Analysis Of The Book ' The Grapes Of Wrath '

904 Words4 Pages
The majority of people in the United States are lucky enough to have a place they can return to every night and call their home. Unfortunately, for the Joad and Walls families, this is not the case. The Grapes of Wrath, by John Steinbeck, tells the story of the Joads, a poor family of tenant farmers forced off their farm in Oklahoma due a bank foreclosure. Because of the circumstances they suffered, including being trapped in the Dust Bowl and economic hardship, the Joads set out for California in search for a better life. The Glass Castle, a memoir by Jeanette Walls, tells the story of her family moving from place to place during modern day poverty. Both novels clearly illustrate the daily struggles of living without a permanent home. Each family has unique qualities that assist them in dealing with issues. Although they had different ways of making the best of their situations, they both had the same mindset and shared the goal of having a happy life. A central theme throughout The Grapes of Wrath is the importance of family. Throughout the family’s travels, the Joads encountered other families seeking a better future. For example, the Joads became friendly with the Wilsons. Almost immediately, the two families become one, sharing one another’s adversities like Grampa Joad’s death and committing to one another’s survival. In Chapter 17, the narrator explains how overtime all of the migrants ultimately came together and became one big family. “Twenty families became one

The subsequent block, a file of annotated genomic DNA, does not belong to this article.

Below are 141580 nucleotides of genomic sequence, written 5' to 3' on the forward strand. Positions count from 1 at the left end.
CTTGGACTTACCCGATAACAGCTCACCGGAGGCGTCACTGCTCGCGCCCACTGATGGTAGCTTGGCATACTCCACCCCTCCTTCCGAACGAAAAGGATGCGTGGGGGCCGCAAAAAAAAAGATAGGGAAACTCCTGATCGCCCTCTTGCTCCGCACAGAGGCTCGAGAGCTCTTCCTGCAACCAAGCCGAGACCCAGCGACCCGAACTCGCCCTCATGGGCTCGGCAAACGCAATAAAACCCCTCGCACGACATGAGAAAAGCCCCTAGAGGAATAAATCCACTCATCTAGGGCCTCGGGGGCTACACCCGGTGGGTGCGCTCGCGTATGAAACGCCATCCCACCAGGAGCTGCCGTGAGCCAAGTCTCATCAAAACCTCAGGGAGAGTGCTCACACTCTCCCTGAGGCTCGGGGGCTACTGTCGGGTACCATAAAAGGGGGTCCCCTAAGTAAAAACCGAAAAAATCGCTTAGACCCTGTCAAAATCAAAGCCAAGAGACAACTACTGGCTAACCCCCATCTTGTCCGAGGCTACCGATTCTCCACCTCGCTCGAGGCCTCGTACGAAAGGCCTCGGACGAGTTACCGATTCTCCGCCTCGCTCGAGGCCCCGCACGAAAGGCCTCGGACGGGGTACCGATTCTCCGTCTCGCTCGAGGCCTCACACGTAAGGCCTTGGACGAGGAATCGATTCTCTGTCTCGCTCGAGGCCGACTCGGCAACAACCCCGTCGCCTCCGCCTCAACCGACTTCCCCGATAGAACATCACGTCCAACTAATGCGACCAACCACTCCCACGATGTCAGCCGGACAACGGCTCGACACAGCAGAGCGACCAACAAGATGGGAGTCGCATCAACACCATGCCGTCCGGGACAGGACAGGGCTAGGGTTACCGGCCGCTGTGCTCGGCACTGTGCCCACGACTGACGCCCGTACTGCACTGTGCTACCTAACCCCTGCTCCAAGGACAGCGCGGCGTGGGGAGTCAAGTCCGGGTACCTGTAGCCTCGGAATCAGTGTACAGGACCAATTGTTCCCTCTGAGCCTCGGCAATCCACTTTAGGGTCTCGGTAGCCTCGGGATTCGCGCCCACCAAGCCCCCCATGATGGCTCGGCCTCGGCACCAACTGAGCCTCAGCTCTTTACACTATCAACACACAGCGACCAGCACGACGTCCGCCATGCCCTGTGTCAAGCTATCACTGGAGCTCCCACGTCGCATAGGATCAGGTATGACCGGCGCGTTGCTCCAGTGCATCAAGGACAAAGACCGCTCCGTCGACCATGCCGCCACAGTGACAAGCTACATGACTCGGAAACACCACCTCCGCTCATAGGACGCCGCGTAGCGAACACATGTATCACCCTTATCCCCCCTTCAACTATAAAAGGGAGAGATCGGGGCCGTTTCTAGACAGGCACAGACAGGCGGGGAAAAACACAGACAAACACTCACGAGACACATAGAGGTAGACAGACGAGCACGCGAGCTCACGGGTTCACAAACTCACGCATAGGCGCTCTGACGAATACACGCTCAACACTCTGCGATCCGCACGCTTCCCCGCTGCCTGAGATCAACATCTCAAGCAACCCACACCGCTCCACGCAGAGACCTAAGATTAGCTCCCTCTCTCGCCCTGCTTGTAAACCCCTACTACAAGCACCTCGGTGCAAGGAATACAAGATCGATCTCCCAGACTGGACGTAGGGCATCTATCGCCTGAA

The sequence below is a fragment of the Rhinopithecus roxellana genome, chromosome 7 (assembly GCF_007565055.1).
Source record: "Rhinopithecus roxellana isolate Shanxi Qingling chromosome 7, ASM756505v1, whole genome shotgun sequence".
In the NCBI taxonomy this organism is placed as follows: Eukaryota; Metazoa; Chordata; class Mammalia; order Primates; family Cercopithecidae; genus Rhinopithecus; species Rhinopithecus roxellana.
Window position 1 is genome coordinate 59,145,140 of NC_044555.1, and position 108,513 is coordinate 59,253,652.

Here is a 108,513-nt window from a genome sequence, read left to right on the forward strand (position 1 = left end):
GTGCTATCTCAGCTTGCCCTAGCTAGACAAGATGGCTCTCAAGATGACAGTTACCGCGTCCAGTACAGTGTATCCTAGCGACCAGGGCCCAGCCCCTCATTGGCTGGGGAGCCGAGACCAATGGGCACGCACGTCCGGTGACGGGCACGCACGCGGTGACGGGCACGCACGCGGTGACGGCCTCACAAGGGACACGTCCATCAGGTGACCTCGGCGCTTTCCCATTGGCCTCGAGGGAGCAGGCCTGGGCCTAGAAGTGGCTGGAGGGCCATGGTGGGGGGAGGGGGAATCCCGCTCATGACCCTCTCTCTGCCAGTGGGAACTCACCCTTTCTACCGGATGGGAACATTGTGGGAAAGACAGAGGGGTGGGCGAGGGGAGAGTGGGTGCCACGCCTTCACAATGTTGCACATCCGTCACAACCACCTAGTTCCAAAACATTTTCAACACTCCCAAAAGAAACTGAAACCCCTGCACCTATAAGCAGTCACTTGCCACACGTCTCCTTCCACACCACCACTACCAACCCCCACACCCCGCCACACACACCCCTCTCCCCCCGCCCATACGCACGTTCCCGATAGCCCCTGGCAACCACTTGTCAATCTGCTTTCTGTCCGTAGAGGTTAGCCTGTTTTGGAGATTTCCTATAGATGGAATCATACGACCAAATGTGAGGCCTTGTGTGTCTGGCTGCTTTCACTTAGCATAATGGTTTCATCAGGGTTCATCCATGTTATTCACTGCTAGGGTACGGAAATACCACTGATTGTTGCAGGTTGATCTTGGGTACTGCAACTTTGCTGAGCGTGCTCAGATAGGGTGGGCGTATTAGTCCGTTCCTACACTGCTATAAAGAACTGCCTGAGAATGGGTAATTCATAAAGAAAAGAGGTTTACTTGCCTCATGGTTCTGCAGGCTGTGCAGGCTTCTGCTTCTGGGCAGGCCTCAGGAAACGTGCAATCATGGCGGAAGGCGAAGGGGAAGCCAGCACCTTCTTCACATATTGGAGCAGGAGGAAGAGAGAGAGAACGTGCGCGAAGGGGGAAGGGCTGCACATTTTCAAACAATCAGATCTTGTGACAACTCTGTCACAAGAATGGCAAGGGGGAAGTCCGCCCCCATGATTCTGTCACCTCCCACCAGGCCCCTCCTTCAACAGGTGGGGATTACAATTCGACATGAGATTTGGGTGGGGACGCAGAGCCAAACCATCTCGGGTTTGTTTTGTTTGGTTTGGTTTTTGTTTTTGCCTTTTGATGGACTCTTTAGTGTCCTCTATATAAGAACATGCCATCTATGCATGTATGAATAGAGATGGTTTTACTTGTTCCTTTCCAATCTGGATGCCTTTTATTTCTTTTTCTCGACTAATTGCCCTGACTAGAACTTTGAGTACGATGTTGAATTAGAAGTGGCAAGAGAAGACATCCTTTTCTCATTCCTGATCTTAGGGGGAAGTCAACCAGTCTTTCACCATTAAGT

Get Access